My 4 yo nephew is downright mean/bad kid

posted 3 years ago in Parenting
Post # 3
3165 posts
Sugar bee
  • Wedding: June 2014

@AquaGrey8962:  I think what you are feeling is understandable. I think deep down you love your nephew which is why this is bothering you so much. i would share my feelings with my sister if I were you. (I’m a direct person) & tell her that he’s not enjoyable to be around because of his behavior that she allows. Otherwise, tell her you don’t want to be around him If he’s going to continue to act like a little snot. 

Post # 4
536 posts
Busy bee

@AquaGrey8962:  At that young of an age, there’s no such thing as a bad child; only bad parents. Your sister is a bad parent.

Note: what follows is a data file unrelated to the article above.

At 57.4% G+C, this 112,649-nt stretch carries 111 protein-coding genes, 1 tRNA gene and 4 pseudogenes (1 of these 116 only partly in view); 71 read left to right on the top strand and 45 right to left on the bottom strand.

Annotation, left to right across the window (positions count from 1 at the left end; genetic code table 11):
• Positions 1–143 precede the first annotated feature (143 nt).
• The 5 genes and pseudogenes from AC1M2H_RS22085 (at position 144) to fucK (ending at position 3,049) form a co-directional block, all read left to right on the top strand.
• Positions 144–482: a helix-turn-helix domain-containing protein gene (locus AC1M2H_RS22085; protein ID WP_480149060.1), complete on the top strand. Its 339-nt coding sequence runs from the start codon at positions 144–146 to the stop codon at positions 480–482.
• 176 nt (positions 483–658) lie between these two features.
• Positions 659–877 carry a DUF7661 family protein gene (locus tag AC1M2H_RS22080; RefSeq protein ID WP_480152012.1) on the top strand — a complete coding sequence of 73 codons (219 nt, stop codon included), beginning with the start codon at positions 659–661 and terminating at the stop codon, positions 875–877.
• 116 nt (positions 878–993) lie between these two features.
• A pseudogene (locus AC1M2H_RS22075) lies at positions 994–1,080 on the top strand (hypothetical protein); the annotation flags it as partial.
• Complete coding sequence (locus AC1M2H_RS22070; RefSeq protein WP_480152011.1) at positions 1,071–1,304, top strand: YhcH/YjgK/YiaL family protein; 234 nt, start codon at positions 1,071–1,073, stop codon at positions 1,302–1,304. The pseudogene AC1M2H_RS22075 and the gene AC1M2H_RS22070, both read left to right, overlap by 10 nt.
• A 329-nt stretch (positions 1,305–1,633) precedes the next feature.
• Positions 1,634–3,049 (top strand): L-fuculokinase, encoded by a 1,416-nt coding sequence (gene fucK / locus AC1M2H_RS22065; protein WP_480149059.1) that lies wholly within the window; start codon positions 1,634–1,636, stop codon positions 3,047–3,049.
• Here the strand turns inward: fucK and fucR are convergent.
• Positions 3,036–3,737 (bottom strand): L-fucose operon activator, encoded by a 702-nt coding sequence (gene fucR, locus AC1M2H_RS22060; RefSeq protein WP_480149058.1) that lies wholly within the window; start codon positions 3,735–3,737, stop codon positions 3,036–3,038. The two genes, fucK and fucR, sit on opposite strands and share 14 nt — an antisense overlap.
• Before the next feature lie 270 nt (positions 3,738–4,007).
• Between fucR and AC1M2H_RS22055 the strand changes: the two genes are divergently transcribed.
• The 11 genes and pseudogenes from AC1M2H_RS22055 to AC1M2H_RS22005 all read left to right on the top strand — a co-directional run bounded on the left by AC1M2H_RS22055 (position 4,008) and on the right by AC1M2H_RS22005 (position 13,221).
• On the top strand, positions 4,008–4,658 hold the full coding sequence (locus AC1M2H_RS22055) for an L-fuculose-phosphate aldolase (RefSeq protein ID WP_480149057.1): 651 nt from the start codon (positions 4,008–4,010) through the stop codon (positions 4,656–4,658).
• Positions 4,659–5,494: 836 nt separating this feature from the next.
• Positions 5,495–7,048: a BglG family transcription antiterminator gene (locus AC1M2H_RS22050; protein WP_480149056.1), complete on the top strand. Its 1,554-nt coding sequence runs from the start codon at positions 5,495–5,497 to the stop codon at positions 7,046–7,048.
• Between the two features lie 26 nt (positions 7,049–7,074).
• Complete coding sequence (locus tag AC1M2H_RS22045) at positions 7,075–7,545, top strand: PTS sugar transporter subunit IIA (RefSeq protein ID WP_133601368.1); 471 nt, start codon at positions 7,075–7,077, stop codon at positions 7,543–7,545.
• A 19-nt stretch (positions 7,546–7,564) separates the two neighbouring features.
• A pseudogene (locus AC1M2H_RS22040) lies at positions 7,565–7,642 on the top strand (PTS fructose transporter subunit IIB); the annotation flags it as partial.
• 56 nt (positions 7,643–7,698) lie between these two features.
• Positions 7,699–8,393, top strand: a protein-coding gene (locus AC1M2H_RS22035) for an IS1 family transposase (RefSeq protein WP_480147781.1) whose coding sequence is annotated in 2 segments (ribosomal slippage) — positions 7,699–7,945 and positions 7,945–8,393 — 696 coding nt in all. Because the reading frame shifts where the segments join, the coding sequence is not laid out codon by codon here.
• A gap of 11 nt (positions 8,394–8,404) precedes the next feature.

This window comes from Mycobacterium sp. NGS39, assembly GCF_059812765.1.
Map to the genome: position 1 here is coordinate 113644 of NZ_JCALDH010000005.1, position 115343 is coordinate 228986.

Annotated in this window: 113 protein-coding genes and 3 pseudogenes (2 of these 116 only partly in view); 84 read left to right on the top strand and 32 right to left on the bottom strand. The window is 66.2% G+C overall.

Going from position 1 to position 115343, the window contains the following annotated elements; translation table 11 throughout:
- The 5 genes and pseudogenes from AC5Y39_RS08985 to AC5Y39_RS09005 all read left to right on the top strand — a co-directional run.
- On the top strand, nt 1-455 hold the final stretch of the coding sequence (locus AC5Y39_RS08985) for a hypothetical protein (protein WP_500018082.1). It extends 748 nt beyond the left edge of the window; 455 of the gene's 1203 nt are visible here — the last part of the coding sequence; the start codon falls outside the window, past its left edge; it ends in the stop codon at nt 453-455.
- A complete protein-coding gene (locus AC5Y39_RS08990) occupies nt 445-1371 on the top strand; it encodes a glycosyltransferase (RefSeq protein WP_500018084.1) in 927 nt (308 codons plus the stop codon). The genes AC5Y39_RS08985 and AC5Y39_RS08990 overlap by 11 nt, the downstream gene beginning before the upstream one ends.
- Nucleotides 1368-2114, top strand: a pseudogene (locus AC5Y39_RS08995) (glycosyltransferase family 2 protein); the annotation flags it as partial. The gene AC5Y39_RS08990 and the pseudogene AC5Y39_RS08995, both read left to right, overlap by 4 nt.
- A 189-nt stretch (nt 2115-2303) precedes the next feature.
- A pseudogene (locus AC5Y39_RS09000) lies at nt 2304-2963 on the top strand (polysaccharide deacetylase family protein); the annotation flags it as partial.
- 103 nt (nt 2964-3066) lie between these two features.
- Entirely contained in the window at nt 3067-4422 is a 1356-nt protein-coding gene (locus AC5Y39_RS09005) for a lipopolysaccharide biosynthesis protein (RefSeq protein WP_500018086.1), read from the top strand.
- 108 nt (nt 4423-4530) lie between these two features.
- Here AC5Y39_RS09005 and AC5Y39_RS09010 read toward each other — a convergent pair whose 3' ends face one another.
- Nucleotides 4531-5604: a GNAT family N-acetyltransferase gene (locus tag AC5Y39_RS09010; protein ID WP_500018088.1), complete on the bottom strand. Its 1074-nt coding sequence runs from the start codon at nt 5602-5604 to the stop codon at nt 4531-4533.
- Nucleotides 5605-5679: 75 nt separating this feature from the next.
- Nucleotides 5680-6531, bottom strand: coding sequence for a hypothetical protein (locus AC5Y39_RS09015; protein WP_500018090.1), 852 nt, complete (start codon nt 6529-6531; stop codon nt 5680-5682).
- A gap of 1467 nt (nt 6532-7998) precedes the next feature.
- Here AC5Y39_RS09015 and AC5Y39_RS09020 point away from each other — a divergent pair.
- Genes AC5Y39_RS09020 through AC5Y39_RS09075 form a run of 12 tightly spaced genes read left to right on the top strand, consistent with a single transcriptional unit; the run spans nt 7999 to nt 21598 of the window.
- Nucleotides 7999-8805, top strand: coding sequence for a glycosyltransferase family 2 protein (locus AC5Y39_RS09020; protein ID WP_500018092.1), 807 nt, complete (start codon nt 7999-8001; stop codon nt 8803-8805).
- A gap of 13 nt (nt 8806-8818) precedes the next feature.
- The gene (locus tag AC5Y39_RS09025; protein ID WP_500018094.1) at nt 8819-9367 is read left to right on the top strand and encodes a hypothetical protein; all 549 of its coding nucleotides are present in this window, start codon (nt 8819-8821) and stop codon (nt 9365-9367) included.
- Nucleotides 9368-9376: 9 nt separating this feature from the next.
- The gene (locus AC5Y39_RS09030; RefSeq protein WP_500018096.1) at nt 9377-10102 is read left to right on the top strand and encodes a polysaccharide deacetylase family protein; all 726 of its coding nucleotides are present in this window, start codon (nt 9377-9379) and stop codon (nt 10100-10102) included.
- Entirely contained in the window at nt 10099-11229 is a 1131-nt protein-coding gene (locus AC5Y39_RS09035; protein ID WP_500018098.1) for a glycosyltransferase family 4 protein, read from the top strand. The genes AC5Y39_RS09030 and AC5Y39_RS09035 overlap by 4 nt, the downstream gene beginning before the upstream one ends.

Post # 5
5697 posts
Bee Keeper
  • Wedding: August 2012

I feel bad for a multitude of people here. The kid, you and the people who have to be around him, and even your sister. If she ever wants him to behave she’s going to have to work REALLY DAMN HARD because she’s instilled this behavior in him. Ugh. Just not a good situation.

Post # 6
2364 posts
Buzzing bee
  • Wedding: November 2014

Bad parent?  Wow…that’s an unfair assessment on the part of a stranger, don’t you think?  Unless you know the child’s mother personally and have seen her in action in which case, I apologize.

Is he in school yet?  Because that’s going to be a biiiiig problem if she doesn’t reign him in now. 

I don’t blame you for feeling the way you do!!! 

Post # 7
3557 posts
Sugar bee
  • Wedding: August 2014